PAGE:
Sad Beauty nominated at Raindance
15 September 2020
Humans as bacteria
Arjan Brentjes' highly prescient (and somewhat germane) Sad Beauty is a tale of a pandemic and environmentalism, and is nominated for Best Animation Short at Raindance 2020, an Academy Award and BAFTA qualifying festival.
Sad Beauty is both tragic and melancholic, yet oddly optimistic, in telling the story of our species' demise. In the film, a bacterium is killing off the world's population of humans at an industrial rate, we hear in daily news bulletins. Pollution is rife and all the time men in white overalls and masks are removing the dead and poorly from the streets.
A female scientist, meanwhile, is studying the bacteria in a petri dish. She is obviously an environmentalist, as suggested by her walking against the flow of faceless (and dwindling) pedestrians on a pavement. But her love for, and attempt to understand, nature won't necessarily protect her from the disease that is wreaking havoc across the planet...
The story arc - that of a woman who loves a nature "that doesn't necessarily love her back" - was set in stone in Autumn 2019, Brentjes says. He adds how the subsequent Covid-19 pandemic worked in the film's favour, not only because it added piquancy to the overall tale and its visual presentation, but in offering the time and space for Brentjes to complete it without distraction.
But what gave him the idea for his tale in the first place?
"It was the events of 2016/17 that made me lose faith in the progression of humanity," he responds. "You had your Brexit (which in retrospect doesn't seem so bad when you look at what followed in the US), the feeling that we are too late to do something fundamental about the environment and at the same time this political situation where the world is becoming a patchwork of authoritarian regimes. That made me start to slip into a depression."
The modern world, even pre-Covid, all but destroyed his faith either in politics or any global sense of commitment to planetary care, he adds. "So I found consolation in looking at an old tree or beautiful cloud formations, the things that have been around before us and will still be around no matter how badly we screw up nature," Brentjes says.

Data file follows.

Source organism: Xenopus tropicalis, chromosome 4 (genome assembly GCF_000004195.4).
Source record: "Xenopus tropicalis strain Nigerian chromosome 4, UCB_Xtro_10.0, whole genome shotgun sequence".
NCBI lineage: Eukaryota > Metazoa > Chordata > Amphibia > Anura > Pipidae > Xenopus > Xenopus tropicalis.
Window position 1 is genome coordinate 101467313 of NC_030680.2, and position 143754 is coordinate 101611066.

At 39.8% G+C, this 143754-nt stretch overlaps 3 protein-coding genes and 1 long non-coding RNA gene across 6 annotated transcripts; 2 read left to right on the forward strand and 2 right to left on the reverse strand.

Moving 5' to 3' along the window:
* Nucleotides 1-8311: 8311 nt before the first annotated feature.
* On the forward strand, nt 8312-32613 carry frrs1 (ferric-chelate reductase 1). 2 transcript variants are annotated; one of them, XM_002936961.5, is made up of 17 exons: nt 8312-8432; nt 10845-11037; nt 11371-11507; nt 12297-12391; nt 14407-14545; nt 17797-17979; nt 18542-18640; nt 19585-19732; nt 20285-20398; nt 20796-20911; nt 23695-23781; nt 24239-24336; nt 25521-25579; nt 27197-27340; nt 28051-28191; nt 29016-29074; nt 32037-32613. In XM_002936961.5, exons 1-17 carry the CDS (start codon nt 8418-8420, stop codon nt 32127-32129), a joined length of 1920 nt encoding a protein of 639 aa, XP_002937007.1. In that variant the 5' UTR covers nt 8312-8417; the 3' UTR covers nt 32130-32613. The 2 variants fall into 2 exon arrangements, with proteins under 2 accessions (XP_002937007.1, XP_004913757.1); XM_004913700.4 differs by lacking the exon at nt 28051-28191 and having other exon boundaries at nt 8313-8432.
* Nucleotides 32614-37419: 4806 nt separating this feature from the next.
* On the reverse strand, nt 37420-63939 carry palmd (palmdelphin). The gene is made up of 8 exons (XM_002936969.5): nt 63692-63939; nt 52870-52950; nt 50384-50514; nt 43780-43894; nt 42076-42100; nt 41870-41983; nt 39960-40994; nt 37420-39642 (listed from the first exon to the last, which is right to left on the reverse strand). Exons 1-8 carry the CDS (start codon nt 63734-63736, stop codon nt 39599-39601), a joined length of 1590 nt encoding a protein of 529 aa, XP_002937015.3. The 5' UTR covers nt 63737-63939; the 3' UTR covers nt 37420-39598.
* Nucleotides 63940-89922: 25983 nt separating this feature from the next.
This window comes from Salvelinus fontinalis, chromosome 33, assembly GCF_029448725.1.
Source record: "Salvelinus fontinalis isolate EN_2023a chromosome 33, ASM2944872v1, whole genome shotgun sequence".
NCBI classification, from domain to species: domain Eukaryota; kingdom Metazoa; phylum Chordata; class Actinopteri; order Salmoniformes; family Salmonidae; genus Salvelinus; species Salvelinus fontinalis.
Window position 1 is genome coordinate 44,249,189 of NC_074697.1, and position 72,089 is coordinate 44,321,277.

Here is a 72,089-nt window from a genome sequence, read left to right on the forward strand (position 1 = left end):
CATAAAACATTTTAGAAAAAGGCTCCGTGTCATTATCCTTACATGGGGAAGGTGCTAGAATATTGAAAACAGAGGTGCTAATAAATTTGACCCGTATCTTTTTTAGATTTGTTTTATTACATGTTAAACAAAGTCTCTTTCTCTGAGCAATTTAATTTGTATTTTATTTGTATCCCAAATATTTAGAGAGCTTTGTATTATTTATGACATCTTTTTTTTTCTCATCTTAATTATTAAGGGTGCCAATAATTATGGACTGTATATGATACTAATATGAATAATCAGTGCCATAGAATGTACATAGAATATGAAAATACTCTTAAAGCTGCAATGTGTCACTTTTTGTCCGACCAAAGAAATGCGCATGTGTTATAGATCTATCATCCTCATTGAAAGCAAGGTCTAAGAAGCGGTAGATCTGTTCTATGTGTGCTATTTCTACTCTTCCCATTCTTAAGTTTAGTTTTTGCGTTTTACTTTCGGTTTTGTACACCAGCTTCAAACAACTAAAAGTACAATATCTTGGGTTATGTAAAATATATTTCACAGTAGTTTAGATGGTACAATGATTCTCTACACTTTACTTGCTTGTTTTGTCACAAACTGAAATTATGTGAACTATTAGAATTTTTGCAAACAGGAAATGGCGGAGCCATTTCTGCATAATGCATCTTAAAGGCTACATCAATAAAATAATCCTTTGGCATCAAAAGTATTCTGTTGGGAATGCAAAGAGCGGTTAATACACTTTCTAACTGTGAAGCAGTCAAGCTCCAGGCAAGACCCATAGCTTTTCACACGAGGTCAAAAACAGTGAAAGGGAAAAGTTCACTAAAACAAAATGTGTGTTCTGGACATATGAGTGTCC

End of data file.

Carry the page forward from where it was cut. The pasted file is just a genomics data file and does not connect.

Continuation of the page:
"If you look at bacteria that have been around for 3.5 billion years. We have been around just a fraction of this time. Now it's like bacteria has caught a case of ‘human' and it will probably find a way to get rid of us. That was the idea and I thought it was interesting to try to challenge the audience to find some form of consolation in the fact that, yes, we are the problem and, yes, the planet will survive."
The film is defined as much by what is left out as is left in, Brentjes points out. He had originally imagined a final shot of the planet sharing screen space with an astronaut helmet containing a human skull, but he reckoned this was too bleak (and too 2001: A Space Odyssey). He also scaled back on portentous and dramatic choral music (although its minimal usage is highly effective). And he cut back on preachy Attenborough-type narration/monologue to make what is effectively a story without words (other than what we hear in news reports), told visually and very economically.
In this he had help from Dutch Oscar-nominated trio Job, Joris and Marieke (A Single Life, 2014). "Especially Marieke, she was an excellent sounding board," says Brentjes. "She could very well envision how something that I wrote would translate to an audience within a final product. She could really help me refine it."
"I made some films in the past that were not very good because I didn't find a solution in time during the process," he adds. "This way, having another professional like just helped me to look at what I was doing, and helped make it work."
For more information:
Contact: Arjan Brentjes
Ph: +31 64137 7094
Sales: SND films
Ph: +31 204040707